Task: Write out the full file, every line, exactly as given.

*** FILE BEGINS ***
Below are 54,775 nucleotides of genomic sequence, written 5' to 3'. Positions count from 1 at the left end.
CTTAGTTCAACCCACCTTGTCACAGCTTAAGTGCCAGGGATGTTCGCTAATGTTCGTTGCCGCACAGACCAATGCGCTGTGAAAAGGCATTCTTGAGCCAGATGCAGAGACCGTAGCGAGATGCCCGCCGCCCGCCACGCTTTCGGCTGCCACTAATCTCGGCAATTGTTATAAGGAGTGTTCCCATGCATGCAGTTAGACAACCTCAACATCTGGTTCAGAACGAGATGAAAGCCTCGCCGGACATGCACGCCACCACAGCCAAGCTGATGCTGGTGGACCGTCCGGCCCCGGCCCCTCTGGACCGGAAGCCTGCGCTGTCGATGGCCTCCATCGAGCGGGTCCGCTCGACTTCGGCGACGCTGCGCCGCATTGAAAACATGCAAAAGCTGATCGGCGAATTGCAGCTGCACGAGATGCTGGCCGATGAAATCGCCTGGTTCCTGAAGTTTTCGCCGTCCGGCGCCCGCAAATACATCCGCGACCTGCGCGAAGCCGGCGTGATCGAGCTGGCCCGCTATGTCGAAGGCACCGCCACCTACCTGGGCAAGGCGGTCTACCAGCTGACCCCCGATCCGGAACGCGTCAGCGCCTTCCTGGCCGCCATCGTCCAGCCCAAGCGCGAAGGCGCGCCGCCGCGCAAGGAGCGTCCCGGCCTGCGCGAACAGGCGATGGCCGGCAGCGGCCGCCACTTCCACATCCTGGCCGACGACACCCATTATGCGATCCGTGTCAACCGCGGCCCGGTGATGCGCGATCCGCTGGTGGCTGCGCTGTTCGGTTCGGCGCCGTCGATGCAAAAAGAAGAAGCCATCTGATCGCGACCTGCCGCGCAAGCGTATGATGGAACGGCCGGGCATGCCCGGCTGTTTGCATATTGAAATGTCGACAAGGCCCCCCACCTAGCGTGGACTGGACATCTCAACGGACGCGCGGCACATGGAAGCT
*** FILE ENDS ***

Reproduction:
Below are 54,775 nucleotides of genomic sequence, written 5' to 3'. Positions count from 1 at the left end.
CTTAGTTCAACCCACCTTGTCACAGCTTAAGTGCCAGGGATGTTCGCTAATGTTCGTTGCCGCACAGACCAATGCGCTGTGAAAAGGCATTCTTGAGCCAGATGCAGAGACCGTAGCGAGATGCCCGCCGCCCGCCACGCTTTCGGCTGCCACTAATCTCGGCAATTGTTATAAGGAGTGTTCCCATGCATGCAGTTAGACAACCTCAACATCTGGTTCAGAACGAGATGAAAGCCTCGCCGGACATGCACGCCACCACAGCCAAGCTGATGCTGGTGGACCGTCCGGCCCCGGCCCCTCTGGACCGGAAGCCTGCGCTGTCGATGGCCTCCATCGAGCGGGTCCGCTCGACTTCGGCGACGCTGCGCCGCATTGAAAACATGCAAAAGCTGATCGGCGAATTGCAGCTGCACGAGATGCTGGCCGATGAAATCGCCTGGTTCCTGAAGTTTTCGCCGTCCGGCGCCCGCAAATACATCCGCGACCTGCGCGAAGCCGGCGTGATCGAGCTGGCCCGCTATGTCGAAGGCACCGCCACCTACCTGGGCAAGGCGGTCTACCAGCTGACCCCCGATCCGGAACGCGTCAGCGCCTTCCTGGCCGCCATCGTCCAGCCCAAGCGCGAAGGCGCGCCGCCGCGCAAGGAGCGTCCCGGCCTGCGCGAACAGGCGATGGCCGGCAGCGGCCGCCACTTCCACATCCTGGCCGACGACACCCATTATGCGATCCGTGTCAACCGCGGCCCGGTGATGCGCGATCCGCTGGTGGCTGCGCTGTTCGGTTCGGCGCCGTCGATGCAAAAAGAAGAAGCCATCTGATCGCGACCTGCCGCGCAAGCGTATGATGGAACGGCCGGGCATGCCCGGCTGTTTGCATATTGAAATGTCGACAAGGCCCCCCACCTAGCGTGGACTGGACATCTCAACGGACGCGCGGCACATGGAAGCT